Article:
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Management And Training

Cleaning Like A NASCAR Pit Crew

March 07, 2012
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It''s possibly time to stop whining and start winning.

If you agree, you have much in common with the National Association for Stock Car Auto Racing (NASCAR) pit crews that keep racecars winning through specialized, team-oriented, organized work.

Exactly how do they do it?

Let''s explore traits of NASCAR pit crew members and see how a Process Cleaning for Healthy Schools (PCHS) program may help cleaning managers emulate these winning teams.

Team Players

All members of a NASCAR pit crew have a specific job precisely orchestrated and synchronized with the rest of the team.

According to Rex Morrison, founder and president of the non-profit PCHS Consortium, "In process cleaning, we begin by workloading the entire building or group of buildings so we know exactly what must be done and when. Then, we assign and train specialists to get the job done in the quickest and easiest way to ensure an affordable, healthy outcome with the lowest stress to workers and budgets."

NASCAR pit crews, like winning cleaning teams, first analyze the entire set of job functions, coordinate the work and then decide what tasks must be done and in what sequence.

Just like your custodial staff utilizes a teamwork approach to complete tasks, so, too, do pit crews.

And, although only a handful of individuals might be visible at any one moment, there are numerous axillary and support staff working behind the scenes to ensure smooth operation.

Seconds And Training Count

According to one pit crew school instructor: "It''s amazing how much time students can shave off a pit stop with just minimal instruction."

In setting up the first PCHS teams, Morrison used a stopwatch to determine the quickest and easiest way — in terms of processes and tools — to get the job done.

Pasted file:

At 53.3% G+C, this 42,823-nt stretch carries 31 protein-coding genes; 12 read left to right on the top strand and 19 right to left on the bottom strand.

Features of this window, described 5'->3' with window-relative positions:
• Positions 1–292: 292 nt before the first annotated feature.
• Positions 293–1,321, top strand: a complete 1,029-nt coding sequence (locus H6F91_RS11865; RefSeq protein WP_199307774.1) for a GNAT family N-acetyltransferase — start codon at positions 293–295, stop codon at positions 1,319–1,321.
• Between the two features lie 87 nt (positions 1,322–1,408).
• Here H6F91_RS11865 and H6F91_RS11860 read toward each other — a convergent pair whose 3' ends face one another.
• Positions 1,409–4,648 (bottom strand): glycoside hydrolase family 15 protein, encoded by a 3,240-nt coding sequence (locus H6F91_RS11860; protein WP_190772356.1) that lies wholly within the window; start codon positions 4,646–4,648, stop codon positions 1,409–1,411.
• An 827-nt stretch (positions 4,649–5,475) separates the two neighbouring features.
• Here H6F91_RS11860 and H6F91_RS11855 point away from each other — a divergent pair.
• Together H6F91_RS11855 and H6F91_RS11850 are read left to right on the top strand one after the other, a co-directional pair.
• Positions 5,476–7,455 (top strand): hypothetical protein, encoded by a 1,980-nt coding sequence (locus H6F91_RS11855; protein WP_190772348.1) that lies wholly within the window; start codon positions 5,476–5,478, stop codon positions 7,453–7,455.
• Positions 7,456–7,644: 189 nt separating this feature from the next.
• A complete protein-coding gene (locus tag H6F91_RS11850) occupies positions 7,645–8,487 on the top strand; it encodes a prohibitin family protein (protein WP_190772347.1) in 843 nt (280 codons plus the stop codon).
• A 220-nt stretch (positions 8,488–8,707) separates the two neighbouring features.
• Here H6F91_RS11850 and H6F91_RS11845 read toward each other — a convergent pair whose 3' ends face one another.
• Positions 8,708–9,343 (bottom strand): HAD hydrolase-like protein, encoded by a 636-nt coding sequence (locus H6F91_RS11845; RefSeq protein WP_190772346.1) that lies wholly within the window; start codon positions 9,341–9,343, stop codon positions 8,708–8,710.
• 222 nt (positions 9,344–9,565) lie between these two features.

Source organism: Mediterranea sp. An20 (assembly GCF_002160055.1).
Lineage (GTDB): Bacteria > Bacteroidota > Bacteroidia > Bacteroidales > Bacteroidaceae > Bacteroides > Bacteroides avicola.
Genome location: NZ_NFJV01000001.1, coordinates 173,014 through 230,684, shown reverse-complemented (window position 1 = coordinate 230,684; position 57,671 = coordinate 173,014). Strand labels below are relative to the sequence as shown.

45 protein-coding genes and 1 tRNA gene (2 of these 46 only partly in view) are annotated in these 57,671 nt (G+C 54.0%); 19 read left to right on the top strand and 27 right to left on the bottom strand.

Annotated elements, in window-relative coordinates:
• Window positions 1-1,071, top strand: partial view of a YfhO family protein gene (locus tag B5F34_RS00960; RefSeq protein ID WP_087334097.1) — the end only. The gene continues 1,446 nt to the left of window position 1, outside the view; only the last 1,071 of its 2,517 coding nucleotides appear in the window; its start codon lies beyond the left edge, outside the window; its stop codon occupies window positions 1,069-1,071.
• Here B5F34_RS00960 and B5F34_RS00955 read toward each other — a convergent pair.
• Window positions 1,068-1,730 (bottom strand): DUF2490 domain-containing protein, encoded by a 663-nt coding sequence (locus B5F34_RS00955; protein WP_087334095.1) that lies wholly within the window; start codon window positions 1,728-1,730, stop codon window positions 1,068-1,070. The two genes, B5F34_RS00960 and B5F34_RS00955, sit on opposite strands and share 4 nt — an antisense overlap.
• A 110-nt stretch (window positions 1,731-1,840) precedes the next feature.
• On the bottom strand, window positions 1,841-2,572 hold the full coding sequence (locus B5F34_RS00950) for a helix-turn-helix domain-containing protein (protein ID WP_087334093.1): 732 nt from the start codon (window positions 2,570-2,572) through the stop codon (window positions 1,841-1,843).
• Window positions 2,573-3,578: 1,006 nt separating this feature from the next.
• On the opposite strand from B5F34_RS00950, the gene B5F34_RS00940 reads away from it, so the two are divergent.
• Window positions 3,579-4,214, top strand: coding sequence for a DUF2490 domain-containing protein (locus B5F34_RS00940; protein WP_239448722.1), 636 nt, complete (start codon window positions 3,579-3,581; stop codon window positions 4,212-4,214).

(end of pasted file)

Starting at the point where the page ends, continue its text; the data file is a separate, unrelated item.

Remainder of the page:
"By using a stopwatch, we determined the best tool and approach to use in vacuuming a classroom," Morrison said. "We typically use backpacks, well-trained workers and a precise route — known as the ''loop method'' — to keep times within the quality, health and fiscal standard we created. It is saving schools many thousands of dollars, keeping classrooms cleaner and workers prefer it over older, clumsier methods."

It was similar in restrooms, where spray-and-vacuum technology proved to cut cleaning times in half with better, more hygienic results and happier workers.

"Importantly, though, when workers are not cleaning, they are training," Morrison adds. "This is key. Even with the right equipment, we spend the most time up-front on training and setting up training at each school, because this makes the difference between winning and losing — it must be done and done well."

Focus And Flow

According to Breon Klopp, who works for the 5-Off 5-On Race Team Performance pit crew school, "You have to be able to shut everything else out."

Morrison''s approach with PCHS is similar: "We try to simplify the work to the point where workers can focus on a highly streamlined process, move effortlessly and easily flow through the job with a simple focus and a clear mind."

It takes time, commitment and experience for pit crew members to qualify and get up to speed.

Pit crew trainers encourage applicants to exercise to stay in good physical shape and practice their pit moves several times per week.

Then, aspiring pit crew members typically get jobs within smaller racing circuits before breaking into the major NASCAR divisions.

Only experienced pit crew members can train others to perform at the level needed.

Morrison''s experience is similar. "When I started out, I knew nothing about cleaning. I was shown the building, handed my keys and told not to make any mistakes."

After years of trial and error — and practice — Morrison perfected his moves, as have other qualified PCHS trainers, custodial professionals and pit crew members.

Ruben Rives, chief executive officer (CEO) of Miami, Florida-based H2Only Renewable Cleaning Inc., is a renewable cleaning advocate and foundational supporter of the nonprofit Process Cleaning for Healthy Schools Consortium (PCHS). He has been in the cleaning business for 20 years, with special focus on infection control. Rives can be contacted via e-mail at

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